This press release contains forward-looking statements within the meaning of the United States Private Securities Litigation Reform Act of 1995. Forward-looking statements can generally be identified by words such as “potential,” “can,” “will,” “plan,” “may,” “could,” “would,” “expect,” “anticipate,” “seek,” “look forward,” “believe,” “committed,” “investigational,” “pipeline,” “launch,” or similar terms, or by express or implied discussions regarding potential marketing approvals, new indications or labeling for the investigational or approved products described in this press release, or regarding potential future revenues from such products. You should not place undue reliance on these statements. Such forward-looking statements are based on our current beliefs and expectations regarding future events, and are subject to significant known and unknown risks and uncertainties. Should one or more of these risks or uncertainties materialize, or should underlying assumptions prove incorrect, actual results may vary materially from those set forth in the forward-looking statements. There can be no guarantee that the investigational or approved products described in this press release will be submitted or approved for sale or for any additional indications or labeling in any market, or at any particular time. Nor can there be any guarantee that such products will be commercially successful in the future. In particular, our expectations regarding such products could be affected by, among other things, the uncertainties inherent in research and development, including clinical trial results and additional analysis of existing clinical data; regulatory actions or delays or government regulation generally; global trends toward health care cost containment, including government, payor and general public pricing and reimbursement pressures and requirements for increased pricing transparency; our ability to obtain or maintain proprietary intellectual property protection; the particular prescribing preferences of physicians and patients; general political, economic and business conditions, including the effects of and efforts to mitigate pandemic diseases such as COVID-19; safety, quality, data integrity or manufacturing issues; potential or actual data security and data privacy breaches, or disruptions of our information technology systems, and other risks and factors referred to in Novartis AG’s current Form 20-F on file with the US Securities and Exchange Commission. Novartis is providing the information in this press release as of this date and does not undertake any obligation to update any forward-looking statements contained in this press release as a result of new information, future events or otherwise.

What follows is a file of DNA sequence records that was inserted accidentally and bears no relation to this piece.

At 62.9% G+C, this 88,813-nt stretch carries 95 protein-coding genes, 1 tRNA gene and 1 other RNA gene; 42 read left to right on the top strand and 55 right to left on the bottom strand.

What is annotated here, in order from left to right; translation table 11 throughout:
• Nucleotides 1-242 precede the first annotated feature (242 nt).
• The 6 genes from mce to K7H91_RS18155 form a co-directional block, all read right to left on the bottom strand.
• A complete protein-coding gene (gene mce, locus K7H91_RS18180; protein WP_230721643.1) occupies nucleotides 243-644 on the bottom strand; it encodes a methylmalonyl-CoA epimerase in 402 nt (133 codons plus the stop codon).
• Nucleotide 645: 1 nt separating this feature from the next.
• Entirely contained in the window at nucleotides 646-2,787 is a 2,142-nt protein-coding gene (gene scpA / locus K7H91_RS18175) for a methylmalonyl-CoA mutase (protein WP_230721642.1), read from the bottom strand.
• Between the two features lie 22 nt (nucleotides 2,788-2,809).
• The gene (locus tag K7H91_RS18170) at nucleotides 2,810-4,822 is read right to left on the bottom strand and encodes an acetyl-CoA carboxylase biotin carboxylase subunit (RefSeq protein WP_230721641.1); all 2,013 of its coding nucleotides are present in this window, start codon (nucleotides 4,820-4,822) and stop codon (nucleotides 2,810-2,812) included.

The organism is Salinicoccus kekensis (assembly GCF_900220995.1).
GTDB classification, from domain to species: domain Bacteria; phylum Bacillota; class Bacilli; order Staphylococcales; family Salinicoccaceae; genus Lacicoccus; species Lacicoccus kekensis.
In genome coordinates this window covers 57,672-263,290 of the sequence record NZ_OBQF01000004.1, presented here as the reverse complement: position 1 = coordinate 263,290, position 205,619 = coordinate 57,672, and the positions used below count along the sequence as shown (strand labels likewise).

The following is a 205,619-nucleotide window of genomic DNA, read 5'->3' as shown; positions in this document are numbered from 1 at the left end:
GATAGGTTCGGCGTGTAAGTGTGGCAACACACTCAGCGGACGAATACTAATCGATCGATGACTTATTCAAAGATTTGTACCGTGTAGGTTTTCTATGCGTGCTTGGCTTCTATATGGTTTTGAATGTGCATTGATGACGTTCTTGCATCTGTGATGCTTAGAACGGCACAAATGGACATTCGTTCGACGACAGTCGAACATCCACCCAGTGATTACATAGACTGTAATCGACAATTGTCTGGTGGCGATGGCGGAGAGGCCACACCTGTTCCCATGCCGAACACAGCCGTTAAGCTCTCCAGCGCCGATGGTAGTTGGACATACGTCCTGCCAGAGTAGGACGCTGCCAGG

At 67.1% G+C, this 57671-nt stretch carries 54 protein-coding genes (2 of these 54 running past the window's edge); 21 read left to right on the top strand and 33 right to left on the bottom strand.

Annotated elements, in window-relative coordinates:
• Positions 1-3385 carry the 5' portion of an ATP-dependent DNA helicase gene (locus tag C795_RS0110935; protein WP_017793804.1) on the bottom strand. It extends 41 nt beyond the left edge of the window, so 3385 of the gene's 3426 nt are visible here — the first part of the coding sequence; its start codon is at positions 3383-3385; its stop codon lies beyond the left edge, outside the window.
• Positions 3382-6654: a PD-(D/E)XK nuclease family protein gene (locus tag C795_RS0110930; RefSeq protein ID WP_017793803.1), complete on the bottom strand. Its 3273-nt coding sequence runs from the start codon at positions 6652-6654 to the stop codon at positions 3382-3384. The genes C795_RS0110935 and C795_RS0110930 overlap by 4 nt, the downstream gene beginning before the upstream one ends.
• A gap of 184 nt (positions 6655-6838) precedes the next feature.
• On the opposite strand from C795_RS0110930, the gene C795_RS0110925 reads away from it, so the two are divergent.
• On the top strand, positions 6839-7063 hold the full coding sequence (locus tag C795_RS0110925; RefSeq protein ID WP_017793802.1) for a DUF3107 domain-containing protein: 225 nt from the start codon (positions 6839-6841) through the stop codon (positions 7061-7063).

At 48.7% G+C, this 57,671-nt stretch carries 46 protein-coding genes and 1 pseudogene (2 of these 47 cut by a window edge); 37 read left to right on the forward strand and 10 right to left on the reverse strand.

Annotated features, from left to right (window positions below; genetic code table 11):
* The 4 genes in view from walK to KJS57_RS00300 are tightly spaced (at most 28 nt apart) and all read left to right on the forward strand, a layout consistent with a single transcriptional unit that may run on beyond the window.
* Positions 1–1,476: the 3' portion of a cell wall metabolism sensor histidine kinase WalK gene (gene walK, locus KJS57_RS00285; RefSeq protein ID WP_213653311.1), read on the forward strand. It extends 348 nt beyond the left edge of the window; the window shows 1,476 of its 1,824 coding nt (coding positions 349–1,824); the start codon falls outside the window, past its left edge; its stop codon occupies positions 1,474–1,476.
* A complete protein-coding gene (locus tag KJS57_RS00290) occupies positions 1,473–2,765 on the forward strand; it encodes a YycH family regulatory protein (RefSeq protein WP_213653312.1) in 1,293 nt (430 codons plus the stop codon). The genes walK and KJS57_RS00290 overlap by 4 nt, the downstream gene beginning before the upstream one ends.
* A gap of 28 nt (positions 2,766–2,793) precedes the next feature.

Novartis is reimagining medicine to improve and extend people’s lives. As a leading global medicines company, we use innovative science and digital technologies to create transformative treatments in areas of great medical need. In our quest to find new medicines, we consistently rank among the world’s top companies investing in research and development. Novartis products reach nearly 800 million people globally and we are finding innovative ways to expand access to our latest treatments. About 108,000 people of more than 140 nationalities work at Novartis around the world. Find out more at https://www.novartis.com.